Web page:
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Islamic Edict Threatens to Derail Indonesian Immunization Efforts

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31 Aug 2018, 00:05 GMT+10


JAKARTA - As Indonesia's health ministry undertakes a huge campaign to immunize 70 million children against rubella and measles, critics say those efforts have been complicated by an edict issued by the country's top Muslim clerical body, Indonesian Ulema Council, declaring some of the vaccine's ingredients as forbidden by Islam.

While the quasi-governmental body's edict, a fatwa, did not explicitly prohibit Indonesian Muslims from using the vaccine, experts are warning it is having consequences for immunization efforts in poorer, more religiously conservative parts of the nation and its more than 18,000 islands, threatening to derail the $100 million campaign supported by the World Health Organization (WHO).

The measles-rubella (MR) vaccine that Jakarta is rolling out is produced by the Serum Institute in India, the only manufacturer capable of producing a quality vaccine in the quantity required by Indonesia, and contains materials derived from pigs, which are considered forbidden for consumption by Muslims.

Measles is a highly contagious respiratory disease which causes a rash and fever and can be deadly for babies and young children, while rubella exhibits similar symptoms and can cause death or serious birth defects for the fetus if contracted by a pregnant mother. Congenital deafness is most commonly caused by rubella during pregnancy.

FILE - An Indonesian child receives a shot of measles vaccine in Banyusoco village near Gunung Kidul, Indonesia.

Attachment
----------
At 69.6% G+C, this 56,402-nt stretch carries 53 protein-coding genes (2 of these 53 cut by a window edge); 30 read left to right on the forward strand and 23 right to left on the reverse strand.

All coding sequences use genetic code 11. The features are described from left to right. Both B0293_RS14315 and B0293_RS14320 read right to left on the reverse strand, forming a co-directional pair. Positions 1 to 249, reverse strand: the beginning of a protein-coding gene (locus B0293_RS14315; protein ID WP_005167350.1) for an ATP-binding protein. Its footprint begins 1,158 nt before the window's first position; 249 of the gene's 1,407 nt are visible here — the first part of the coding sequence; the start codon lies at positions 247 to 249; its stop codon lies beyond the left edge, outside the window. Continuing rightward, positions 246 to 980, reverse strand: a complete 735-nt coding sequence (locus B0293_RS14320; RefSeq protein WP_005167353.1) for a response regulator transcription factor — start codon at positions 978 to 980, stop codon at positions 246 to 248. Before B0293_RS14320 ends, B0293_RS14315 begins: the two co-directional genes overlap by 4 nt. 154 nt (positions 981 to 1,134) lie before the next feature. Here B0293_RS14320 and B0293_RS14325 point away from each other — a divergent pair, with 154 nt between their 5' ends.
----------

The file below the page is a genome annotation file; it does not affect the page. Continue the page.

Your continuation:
The Saudi-based Islamic Advisory Group for Polio Eradication, a grouping of religious scholars, Islamic institutions, and researchers whose aim is to stamp out the disease among Muslim communities worldwide, has recommended the use of vaccines containing generally banned ingredients if there is no other form available.

"Parents (have) the sharia obligation of vaccinating their children," Abbas Shouman, undersecretary of Egypt's Al-Azhar, considered one of the world's preeminent authorities on the interpretation of Islamic law, said in 2015. His institution has spearheaded the advisory group's eradication efforts.

UNICEF officials say the MR vaccination is currently administered in 143 countries, including nearly 30 that are majority Muslim.

In Indonesia, however, the powerful Indonesian Ulema Council, known as MUI, seeks to halal-certify all products imported and made in Indonesia, including vaccines. Its latest fatwa said that while the vaccine contained elements that would be otherwise generally prohibited by Islam, the immunization was ultimately permissible for Indonesian Muslims.....



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